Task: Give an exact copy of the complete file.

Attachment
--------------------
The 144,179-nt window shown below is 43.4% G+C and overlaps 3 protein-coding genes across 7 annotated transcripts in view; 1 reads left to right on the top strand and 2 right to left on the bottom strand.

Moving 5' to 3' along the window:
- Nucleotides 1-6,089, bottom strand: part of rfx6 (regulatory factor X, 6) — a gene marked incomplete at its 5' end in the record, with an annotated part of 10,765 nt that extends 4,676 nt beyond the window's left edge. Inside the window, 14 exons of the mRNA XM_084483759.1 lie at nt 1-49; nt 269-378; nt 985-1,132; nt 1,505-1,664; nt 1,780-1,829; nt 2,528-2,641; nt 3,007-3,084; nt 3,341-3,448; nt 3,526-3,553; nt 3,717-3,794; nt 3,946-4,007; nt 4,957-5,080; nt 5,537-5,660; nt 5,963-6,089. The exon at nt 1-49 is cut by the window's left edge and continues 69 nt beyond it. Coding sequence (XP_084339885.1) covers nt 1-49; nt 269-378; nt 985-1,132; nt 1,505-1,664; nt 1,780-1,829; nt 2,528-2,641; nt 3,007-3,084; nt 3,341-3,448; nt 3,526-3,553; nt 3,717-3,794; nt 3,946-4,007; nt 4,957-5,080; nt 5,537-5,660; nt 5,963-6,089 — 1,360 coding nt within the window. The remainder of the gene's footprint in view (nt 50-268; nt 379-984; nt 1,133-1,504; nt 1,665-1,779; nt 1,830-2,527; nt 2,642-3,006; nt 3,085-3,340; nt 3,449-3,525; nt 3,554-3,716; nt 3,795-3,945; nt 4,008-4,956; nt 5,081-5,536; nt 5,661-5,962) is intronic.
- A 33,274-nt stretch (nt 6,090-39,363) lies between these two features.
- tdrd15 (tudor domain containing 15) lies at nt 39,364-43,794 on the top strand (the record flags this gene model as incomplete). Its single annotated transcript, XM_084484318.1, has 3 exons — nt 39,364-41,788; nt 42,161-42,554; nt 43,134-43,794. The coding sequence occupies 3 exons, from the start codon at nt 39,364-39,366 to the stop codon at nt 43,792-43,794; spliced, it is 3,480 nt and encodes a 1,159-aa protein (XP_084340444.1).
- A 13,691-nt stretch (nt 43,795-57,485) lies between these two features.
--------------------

The 144,179-nt window shown below is 43.4% G+C and overlaps 3 protein-coding genes across 7 annotated transcripts in view; 1 reads left to right on the top strand and 2 right to left on the bottom strand.

Moving 5' to 3' along the window:
- Nucleotides 1-6,089, bottom strand: part of rfx6 (regulatory factor X, 6) — a gene marked incomplete at its 5' end in the record, with an annotated part of 10,765 nt that extends 4,676 nt beyond the window's left edge. Inside the window, 14 exons of the mRNA XM_084483759.1 lie at nt 1-49; nt 269-378; nt 985-1,132; nt 1,505-1,664; nt 1,780-1,829; nt 2,528-2,641; nt 3,007-3,084; nt 3,341-3,448; nt 3,526-3,553; nt 3,717-3,794; nt 3,946-4,007; nt 4,957-5,080; nt 5,537-5,660; nt 5,963-6,089. The exon at nt 1-49 is cut by the window's left edge and continues 69 nt beyond it. Coding sequence (XP_084339885.1) covers nt 1-49; nt 269-378; nt 985-1,132; nt 1,505-1,664; nt 1,780-1,829; nt 2,528-2,641; nt 3,007-3,084; nt 3,341-3,448; nt 3,526-3,553; nt 3,717-3,794; nt 3,946-4,007; nt 4,957-5,080; nt 5,537-5,660; nt 5,963-6,089 — 1,360 coding nt within the window. The remainder of the gene's footprint in view (nt 50-268; nt 379-984; nt 1,133-1,504; nt 1,665-1,779; nt 1,830-2,527; nt 2,642-3,006; nt 3,085-3,340; nt 3,449-3,525; nt 3,554-3,716; nt 3,795-3,945; nt 4,008-4,956; nt 5,081-5,536; nt 5,661-5,962) is intronic.
- A 33,274-nt stretch (nt 6,090-39,363) lies between these two features.
- tdrd15 (tudor domain containing 15) lies at nt 39,364-43,794 on the top strand (the record flags this gene model as incomplete). Its single annotated transcript, XM_084484318.1, has 3 exons — nt 39,364-41,788; nt 42,161-42,554; nt 43,134-43,794. The coding sequence occupies 3 exons, from the start codon at nt 39,364-39,366 to the stop codon at nt 43,792-43,794; spliced, it is 3,480 nt and encodes a 1,159-aa protein (XP_084340444.1).
- A 13,691-nt stretch (nt 43,795-57,485) lies between these two features.